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Hall of Famer Zhao still serving with pride

By SUN XIAOCHEN | CHINA DAILY | Updated: 2022-06-27 09:04
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Chinese doubles legend launches 'new chapter' in promotion of sport

Zhao Yunlei partnered with Zhang Nan in mixed doubles at the London and Rio Olympic Games, where they finished first and third respectively. Zhao also won the London Games women's doubles title with Tian Qing. XINHUA

With her glittering career honored at the highest level, China's latest Badminton Hall of Famer Zhao Yunlei expects to serve up more success in retirement by helping the sport's popularity reach new heights.

As one of the greatest, and perhaps most versatile, doubles players ever, Zhao's double-gold feat at the 2012 London Olympics, where she won both women's and mixed doubles titles with Tian Qing and Zhang Nan respectively, has now officially been enshrined in the history book of the sport.

Almost a decade on since her epic Olympic journey, Zhao recalls those Games as the proudest moments of her celebrated career and hopes to keep inspiring the younger generation to dream big.

"Reflecting on my career, I think badminton has given me a lot, not just glory and pride in the spotlight, but also the spirit of resilience and perseverance that has carried me through all the tough challenges," Zhao said following an online ceremony to announce her induction into the Badminton World Federation Hall of Fame.

"I am very glad to see the inheritance of such spirit in the current generation of our national team players. I hope to continue helping popularize the sport among young enthusiasts. Being inducted into the Hall of Fame just begins a new chapter of my involvement in the promotion of badminton."

Along with Indonesia's doubles star Lillyana Natsir, Zhao was inducted into the Hall of Fame last week as part of the class of 2022, joining three compatriots-women's singles legend Zhang Ning and men's doubles Olympic champions Cai Yun and Fu Haifeng-who were enshrined last year.

A fierce all-around competitor in her prime, Zhao's astute reading of the game, exceptional skills in defense and attack, and steady nerves in clutch moments, saw her claim all the major titles in two doubles categories-making her a rarely seen success at the pinnacle of the sport.

Teaming with Zhang in the mixed event and Tian in women's doubles, Zhao became the world's first and only player to win two golds at one edition of the Olympics (London 2012) and the only shuttler in history to do the double at two successive world championships (Copenhagen 2014 and Jakarta 2015).

BWF president Poul-Erik Hoyer Larsen hailed Zhao's cross-event success as an "accomplishment that has few equals" in an official statement.

"The Hall of Fame recognizes the best of the best, and Zhao surely deserves a place in this elite list," said Larsen, a former men's singles Olympic champion (Atlanta 1996) for Denmark.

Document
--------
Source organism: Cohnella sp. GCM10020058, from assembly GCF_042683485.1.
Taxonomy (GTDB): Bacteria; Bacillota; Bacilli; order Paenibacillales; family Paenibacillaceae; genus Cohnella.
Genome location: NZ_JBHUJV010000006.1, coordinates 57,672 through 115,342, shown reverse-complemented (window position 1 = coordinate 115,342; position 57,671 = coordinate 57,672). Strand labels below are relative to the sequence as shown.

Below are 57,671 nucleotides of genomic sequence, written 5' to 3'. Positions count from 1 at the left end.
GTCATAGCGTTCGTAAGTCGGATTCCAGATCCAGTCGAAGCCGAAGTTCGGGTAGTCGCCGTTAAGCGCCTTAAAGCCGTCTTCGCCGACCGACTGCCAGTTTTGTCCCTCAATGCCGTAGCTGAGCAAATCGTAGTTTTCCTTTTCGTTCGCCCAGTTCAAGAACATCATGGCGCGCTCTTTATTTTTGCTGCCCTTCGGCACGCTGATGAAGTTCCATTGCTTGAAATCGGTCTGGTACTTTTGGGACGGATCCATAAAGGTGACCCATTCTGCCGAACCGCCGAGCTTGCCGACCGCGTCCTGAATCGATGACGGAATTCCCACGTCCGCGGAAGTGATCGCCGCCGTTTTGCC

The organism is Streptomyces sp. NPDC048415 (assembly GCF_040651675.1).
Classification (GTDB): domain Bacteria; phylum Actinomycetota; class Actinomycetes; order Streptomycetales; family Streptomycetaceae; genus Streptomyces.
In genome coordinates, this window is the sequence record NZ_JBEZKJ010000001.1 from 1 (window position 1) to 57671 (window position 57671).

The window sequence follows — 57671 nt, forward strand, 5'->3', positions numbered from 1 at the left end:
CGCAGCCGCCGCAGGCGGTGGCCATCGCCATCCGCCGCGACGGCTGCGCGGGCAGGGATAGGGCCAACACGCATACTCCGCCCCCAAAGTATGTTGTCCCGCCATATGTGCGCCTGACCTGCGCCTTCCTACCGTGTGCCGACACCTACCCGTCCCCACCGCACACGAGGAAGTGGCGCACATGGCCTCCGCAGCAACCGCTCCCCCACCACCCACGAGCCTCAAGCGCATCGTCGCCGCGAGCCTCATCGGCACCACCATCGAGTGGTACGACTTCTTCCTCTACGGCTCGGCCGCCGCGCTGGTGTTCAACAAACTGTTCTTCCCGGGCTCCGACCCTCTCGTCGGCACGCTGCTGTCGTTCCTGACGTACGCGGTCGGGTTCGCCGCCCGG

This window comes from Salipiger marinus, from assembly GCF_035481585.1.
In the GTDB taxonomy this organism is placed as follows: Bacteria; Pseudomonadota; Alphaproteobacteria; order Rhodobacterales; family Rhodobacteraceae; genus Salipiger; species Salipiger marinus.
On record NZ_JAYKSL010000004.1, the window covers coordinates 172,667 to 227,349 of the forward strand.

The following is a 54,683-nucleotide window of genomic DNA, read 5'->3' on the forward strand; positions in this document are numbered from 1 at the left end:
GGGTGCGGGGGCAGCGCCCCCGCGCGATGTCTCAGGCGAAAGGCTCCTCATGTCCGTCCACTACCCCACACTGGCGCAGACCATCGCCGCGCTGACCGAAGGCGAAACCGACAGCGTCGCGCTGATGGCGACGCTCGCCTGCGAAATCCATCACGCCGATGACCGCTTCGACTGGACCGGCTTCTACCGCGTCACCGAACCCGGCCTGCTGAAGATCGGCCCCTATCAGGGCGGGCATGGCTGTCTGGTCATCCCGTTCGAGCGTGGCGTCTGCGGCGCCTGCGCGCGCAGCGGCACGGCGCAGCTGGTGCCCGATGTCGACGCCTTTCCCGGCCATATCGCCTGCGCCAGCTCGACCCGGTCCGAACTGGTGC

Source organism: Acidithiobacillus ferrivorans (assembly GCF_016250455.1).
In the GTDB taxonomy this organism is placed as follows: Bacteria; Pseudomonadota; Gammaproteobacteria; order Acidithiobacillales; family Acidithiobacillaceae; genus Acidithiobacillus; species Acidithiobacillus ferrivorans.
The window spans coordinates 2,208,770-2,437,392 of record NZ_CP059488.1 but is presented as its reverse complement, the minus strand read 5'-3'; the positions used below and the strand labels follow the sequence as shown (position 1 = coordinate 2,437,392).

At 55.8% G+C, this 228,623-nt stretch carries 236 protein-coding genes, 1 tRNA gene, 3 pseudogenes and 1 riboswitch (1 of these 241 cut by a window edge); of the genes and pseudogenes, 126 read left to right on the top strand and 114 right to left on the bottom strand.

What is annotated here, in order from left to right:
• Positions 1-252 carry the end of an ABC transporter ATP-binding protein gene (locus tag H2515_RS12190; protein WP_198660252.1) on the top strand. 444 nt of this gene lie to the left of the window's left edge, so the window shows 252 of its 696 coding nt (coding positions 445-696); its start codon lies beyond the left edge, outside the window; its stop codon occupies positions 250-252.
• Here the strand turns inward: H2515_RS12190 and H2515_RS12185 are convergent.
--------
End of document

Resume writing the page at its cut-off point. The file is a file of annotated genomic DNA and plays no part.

"Winning an Olympic or world championships gold is a dream for most athletes. That Zhao achieved a double at an Olympics and two world championships is an incredible achievement."

Since retiring from competition following the 2016 Rio Olympics, Zhao, a 35-year-old native of Hubei province, has continued to work in badminton. She served as an assistant coach on the national team in the buildup to the Tokyo Olympics and has been active in grassroots promotions in schools and at amateur tournaments.

In her personal life, Zhao married former Chinese national team player Hong Wei in June 2018, gave birth to their daughter in September last year while also completing her PhD study at Chengdu Sport University.

Following the retirements of Zhao and men's stars such as Cai, Fu and singles superstar Lin Dan, China's next-gen talents have struggled to live up to the standards set during the country's golden era in the sport-2000-2012, when Chinese shuttlers won 15 of the nation's total 20 Olympic golds.

The growing rivalries with Indonesia, Thailand and South Korea, as well as the fast-improving Japanese and Indian players, have reshaped the sport's landscape. Nowadays, the major events on the BWF circuit, the world championships and Olympics are more open than ever.

However, Zhao remains bullish on China's chances of one day regaining its dominance, citing the younger generation's untapped potential and recent improvements.

"Even though Team China is experiencing some ups and downs with the level of international competition becoming much fiercer, I believe they can live up to the standards of our time as long as they keep fighting and keep improving," said Zhao.

Among all of China's current national team players, Zhao picks women's doubles pair Chen Qingchen and Jia Yifan and reigning Olympic women's singles champion Chen Yufei as her favorites for their aggressive game and never-say-die spirit.

"The brave fight they put on during the Uber Cup was quite inspirational despite the loss, especially Chen, who never gave up and fought to the end. I think with that kind of mental toughness, they will come back stronger as long as they keep gaining experience to mature," said Zhao.

After losing 3-2 to South Korea in the Uber Cup final in Bangkok last month, the Chinese team has come back stronger on the international stage, with Chen claiming gold in singles at the Indonesia Masters and the Chen-Jia combo dominating the doubles in Jakarta earlier this month.

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